Nuns who are protagonists of great novels
Gertrude and Maria. In Italy, any discussion about religious women in literature revolves around a polarity, one that oscillates between the powerful figure of the nun of Monza in Alessandro Manzoni’s The Betrothed, and the desolate protagonist of Storia di una capinera [Story of a Blackcap]. In both, the protagonists were forced to become nuns.
The tragic side of a life, which has been devastated by an imposed and therefore cruel choice, has always been predominant and overbearing in literature. Nonetheless, in the life of the Church, there are the sounds and powerful stories of women who, after escaping their family’s ambitious plans, (which was often encouraged by mothers and sisters aware of the alienation of a married life imposed by force), claimed the right to an alternative, which conformed to their aspirations. All of whom, Saint Clare.
Gertrude’s fame is undoubtedly linked to her centrality in Alessandro Manzoni’s novel in Italian literature, as well as in the history of the Italian language. However, Capinera [Blackcap] is also a character that almost everyone knows, regardless of having actually read Giovanni Verga’s novel, and who imposes herself onto the imagination for the poignant desolation of her destiny without appeal.
They could not be more different from each other. Gertrude is as much a lava-like creature corrupted by sin, sulphurous and capricious, as Maria is as white as snow, virginal, moved by a panicky sentiment towards nature. Gertrude is black and without redemption, Maria is snowy white, docile as a lamb, and so resigned that she does not even hint at the gesture of removing her head from the stone.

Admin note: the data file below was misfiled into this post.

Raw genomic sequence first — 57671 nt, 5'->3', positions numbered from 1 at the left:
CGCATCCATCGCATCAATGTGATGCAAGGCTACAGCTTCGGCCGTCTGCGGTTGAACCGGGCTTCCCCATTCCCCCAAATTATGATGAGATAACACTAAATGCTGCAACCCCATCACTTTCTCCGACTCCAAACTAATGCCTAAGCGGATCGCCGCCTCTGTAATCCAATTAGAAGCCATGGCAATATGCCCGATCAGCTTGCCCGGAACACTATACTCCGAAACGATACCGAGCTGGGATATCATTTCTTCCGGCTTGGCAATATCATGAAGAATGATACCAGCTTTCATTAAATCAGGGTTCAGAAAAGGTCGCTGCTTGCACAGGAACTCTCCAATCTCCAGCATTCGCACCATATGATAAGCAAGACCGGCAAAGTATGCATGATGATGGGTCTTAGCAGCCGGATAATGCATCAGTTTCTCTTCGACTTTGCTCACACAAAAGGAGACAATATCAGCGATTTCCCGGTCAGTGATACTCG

They are different in character, in biographical misadventures, in the times and places where they lived - one in seventeenth century Milan, the other in nineteenth century Sicily - for their social origin; yet, they do have two things in common. The first is the fixed denominator of this literary theme, which is ubiquitous throughout the ages, namely the forced monastic vows imposed on them by their families.
The second is a direct consequence of the first, meaning the impossibility of escaping men’s will who disposed of their destiny in a ruthless way. These women are considered things, objects of a functional nature to be used exclusively according to a rationale of profit or convenience. It is the fathers, but sometimes also the mothers, the stepmothers, the brothers, the sisters, who participate in the actual brainwashing, especially in the case of Gertrude. Unlike Maria, who is humble and vulnerable, but who soon realizes the strength of the meshes that are tightened around her, Gertrude, who is certainly harsher and prouder. She is the one who unconsciously suffers the weight of her ruthless education; she is convinced with all the artifice to believe that she wants what does not correspond with her, according to a pedagogical model that would even arouse admiration for its effectiveness, if only we could leave aside the ferocity that animated it.